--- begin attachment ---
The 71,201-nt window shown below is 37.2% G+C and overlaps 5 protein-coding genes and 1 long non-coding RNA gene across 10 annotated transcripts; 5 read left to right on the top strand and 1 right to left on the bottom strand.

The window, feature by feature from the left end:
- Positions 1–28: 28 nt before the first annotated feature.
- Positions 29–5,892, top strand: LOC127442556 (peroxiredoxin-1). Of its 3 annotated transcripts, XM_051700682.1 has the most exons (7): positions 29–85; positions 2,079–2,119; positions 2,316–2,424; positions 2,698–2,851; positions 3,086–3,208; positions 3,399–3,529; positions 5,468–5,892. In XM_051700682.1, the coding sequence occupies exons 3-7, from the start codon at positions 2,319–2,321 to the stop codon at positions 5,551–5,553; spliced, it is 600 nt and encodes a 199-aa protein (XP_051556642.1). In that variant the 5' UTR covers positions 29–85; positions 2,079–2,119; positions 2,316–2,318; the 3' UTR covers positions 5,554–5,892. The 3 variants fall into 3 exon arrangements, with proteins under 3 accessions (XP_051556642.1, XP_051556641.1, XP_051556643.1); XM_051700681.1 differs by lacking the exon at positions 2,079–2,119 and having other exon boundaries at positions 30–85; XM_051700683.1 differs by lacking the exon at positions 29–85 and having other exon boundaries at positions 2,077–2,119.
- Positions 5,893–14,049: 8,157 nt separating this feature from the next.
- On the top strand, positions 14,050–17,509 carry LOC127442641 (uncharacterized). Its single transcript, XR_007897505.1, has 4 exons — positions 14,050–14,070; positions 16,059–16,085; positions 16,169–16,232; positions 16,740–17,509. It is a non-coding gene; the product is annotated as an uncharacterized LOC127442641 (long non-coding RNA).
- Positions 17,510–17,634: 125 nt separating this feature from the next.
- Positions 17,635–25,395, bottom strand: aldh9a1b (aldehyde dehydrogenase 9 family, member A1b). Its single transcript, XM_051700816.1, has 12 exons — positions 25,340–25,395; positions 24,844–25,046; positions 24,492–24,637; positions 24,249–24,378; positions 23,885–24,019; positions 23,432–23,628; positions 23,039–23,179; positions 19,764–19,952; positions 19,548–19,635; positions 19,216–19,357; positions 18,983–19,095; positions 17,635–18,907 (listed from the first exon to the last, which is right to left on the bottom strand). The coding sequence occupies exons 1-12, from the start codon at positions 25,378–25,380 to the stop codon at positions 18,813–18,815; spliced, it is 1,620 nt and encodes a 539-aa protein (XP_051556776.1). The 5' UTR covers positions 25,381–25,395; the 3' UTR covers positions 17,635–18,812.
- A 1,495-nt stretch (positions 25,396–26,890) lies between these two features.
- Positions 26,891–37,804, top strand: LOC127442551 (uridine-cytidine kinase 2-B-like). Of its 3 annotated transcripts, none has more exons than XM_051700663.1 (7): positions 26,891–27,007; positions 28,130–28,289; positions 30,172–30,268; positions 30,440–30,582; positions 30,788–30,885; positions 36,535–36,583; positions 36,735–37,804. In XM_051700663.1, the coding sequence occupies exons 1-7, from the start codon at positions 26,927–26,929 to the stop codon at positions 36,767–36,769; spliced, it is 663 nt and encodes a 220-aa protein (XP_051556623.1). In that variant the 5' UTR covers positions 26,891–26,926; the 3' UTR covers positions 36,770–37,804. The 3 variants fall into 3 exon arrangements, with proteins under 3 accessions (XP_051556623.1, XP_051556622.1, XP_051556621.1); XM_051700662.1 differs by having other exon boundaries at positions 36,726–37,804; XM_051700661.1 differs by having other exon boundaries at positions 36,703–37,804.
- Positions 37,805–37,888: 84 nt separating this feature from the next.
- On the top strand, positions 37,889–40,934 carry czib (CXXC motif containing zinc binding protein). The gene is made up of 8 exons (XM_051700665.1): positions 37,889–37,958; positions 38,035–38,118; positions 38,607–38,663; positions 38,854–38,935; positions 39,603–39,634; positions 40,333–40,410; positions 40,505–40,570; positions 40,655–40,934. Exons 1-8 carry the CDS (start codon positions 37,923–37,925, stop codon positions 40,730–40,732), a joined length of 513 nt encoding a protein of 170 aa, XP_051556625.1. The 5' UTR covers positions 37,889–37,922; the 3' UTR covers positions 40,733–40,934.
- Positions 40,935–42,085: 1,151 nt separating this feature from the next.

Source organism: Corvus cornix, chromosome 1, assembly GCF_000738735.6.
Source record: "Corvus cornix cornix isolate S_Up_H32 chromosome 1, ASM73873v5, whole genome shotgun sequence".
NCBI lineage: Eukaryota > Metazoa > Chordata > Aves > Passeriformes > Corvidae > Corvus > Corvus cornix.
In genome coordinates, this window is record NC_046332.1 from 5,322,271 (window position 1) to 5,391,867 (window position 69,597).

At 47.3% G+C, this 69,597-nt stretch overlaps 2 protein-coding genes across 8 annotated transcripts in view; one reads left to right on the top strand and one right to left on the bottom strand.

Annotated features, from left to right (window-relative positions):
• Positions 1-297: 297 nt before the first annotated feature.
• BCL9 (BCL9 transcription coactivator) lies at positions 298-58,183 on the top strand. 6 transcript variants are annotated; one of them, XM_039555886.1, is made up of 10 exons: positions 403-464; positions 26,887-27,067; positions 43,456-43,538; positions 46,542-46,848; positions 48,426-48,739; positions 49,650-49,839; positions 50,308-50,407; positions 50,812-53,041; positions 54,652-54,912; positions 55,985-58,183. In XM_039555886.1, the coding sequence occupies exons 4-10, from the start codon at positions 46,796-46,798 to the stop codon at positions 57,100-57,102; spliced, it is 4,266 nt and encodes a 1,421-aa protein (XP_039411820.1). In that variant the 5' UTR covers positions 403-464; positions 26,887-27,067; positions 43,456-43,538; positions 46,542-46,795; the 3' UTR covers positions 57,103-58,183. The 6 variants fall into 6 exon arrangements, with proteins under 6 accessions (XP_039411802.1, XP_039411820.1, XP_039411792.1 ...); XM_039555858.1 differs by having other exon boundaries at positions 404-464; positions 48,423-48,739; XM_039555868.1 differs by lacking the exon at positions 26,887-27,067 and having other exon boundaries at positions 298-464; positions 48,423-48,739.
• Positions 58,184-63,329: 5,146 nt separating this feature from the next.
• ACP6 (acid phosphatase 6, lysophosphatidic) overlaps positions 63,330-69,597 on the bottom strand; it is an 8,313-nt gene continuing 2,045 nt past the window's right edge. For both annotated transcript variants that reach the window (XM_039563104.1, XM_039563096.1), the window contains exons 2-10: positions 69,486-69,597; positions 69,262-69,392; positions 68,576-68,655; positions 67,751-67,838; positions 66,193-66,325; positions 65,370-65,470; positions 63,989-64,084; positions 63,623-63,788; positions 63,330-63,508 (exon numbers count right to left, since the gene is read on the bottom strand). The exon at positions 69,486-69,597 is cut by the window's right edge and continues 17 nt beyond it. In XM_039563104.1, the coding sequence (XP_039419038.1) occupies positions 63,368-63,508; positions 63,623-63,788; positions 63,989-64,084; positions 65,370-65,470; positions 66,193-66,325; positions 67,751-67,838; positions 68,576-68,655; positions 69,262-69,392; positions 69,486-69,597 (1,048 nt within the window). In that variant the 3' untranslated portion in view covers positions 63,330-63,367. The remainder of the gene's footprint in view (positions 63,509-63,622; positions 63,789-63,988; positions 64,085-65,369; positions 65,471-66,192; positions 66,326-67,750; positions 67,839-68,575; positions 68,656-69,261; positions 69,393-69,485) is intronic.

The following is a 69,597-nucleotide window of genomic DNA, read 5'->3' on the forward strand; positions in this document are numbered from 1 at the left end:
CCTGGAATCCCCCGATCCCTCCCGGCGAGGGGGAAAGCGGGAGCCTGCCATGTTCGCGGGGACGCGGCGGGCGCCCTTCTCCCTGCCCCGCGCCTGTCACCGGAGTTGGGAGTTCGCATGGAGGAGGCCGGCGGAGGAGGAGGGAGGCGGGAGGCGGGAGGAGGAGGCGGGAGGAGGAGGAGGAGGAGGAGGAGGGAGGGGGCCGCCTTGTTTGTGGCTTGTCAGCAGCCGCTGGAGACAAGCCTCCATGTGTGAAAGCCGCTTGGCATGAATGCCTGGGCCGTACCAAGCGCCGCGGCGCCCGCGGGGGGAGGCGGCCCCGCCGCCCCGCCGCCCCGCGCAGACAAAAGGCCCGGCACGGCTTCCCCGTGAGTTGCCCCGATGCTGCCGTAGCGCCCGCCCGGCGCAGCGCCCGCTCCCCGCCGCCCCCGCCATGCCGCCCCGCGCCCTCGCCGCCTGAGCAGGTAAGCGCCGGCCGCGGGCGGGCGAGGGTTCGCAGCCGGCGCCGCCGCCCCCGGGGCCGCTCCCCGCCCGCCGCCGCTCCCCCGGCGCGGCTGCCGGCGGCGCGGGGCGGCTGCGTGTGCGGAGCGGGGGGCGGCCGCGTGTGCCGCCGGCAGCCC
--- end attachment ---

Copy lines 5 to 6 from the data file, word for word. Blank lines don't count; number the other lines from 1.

- Positions 5,893–14,049: 8,157 nt separating this feature from the next.
- On the top strand, positions 14,050–17,509 carry LOC127442641 (uncharacterized). Its single transcript, XR_007897505.1, has 4 exons — positions 14,050–14,070; positions 16,059–16,085; positions 16,169–16,232; positions 16,740–17,509. It is a non-coding gene; the product is annotated as an uncharacterized LOC127442641 (long non-coding RNA).